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Apple Warns Users of Spyware Threats in 92 Countries including India



Apple iPhone security

Apple has alerted users in India and 91 other countries about potential spyware threats, warning them of attempted remote compromises targeting iPhones. In a recent notification email seen by Reuters, Apple dropped the term “state-sponsored” used in previous alerts, opting instead to describe the threats as “mercenary spyware attacks.”

The email notification informed users that Apple had discovered attempts to remotely compromise their iPhones, emphasizing the seriousness of the situation and the need for vigilance. While Apple previously used the term “state-sponsored attackers” in its threat notifications, the updated language now refers to attackers associated with “mercenary spyware,” a term encompassing attacks historically linked to state actors and private companies, including the notorious Pegasus spyware developed by Israeli firm NSO Group.

This shift in terminology by Apple comes amidst reported pressure from the Indian government to refrain from directly implicating state actors in such cyber intrusions. The removal of “state-sponsored” from Apple’s threat descriptions follows allegations by Indian opposition politicians that the government of Prime Minister Narendra Modi sought to hack their mobile phones, particularly after Apple’s warnings in October last year regarding “state-sponsored” attacks.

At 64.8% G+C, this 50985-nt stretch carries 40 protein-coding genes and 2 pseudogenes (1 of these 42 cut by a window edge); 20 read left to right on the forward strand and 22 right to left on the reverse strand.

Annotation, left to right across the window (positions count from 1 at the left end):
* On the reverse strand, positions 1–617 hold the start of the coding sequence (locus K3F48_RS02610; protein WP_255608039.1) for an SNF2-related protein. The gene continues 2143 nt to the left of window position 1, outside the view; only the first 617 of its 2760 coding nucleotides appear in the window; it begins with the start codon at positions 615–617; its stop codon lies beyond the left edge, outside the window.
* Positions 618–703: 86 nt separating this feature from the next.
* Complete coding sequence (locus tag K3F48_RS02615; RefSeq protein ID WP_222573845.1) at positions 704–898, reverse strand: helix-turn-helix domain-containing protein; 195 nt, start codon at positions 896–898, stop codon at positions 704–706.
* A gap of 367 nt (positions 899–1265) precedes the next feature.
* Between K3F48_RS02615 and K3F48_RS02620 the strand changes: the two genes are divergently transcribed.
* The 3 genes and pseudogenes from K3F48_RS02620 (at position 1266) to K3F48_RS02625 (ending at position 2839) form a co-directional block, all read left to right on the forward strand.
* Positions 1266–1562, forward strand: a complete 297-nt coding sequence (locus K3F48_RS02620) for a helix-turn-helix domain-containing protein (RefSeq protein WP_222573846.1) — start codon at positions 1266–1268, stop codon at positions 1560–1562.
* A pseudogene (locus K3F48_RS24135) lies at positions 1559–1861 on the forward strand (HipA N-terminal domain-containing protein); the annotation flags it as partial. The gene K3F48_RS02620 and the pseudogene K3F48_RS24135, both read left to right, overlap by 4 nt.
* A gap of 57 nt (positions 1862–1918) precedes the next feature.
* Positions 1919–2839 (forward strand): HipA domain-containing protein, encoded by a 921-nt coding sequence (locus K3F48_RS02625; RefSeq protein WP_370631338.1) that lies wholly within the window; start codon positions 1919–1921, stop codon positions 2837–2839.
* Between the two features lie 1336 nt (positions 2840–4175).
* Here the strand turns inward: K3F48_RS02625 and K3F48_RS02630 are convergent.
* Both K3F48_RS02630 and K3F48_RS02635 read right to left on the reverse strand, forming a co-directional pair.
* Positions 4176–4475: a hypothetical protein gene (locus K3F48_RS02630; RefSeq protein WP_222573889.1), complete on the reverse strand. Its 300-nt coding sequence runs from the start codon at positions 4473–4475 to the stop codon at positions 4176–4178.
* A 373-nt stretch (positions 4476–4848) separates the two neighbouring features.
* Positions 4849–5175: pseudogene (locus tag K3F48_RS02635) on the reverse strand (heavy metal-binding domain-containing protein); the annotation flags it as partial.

It is not known whether the Indian Government did tell Apple to drop the terminology from their alerts but it is clear that Apple did not allow the Indian Government access to a locked iPhone of Delhi CM who is currently in jail for his alleged involvement in the liquor policy scam in New Delhi during the pandemic. The opposition does blame the government for that, as always.

The use of spyware, particularly tools like Pegasus, has raised significant concerns globally due to their invasive capabilities, which allow attackers to access a wide range of personal data stored on smartphones, including messages, call logs, and location information. Apple’s alerts highlight the ongoing threat posed by such sophisticated surveillance tools and the need for users to remain vigilant about potential cyber threats.

The NSO Group, developers of Pegasus, has faced scrutiny and legal challenges over the use of its software by various governments for surveillance purposes, raising broader questions about the ethical implications of spyware technologies and their impact on user privacy.

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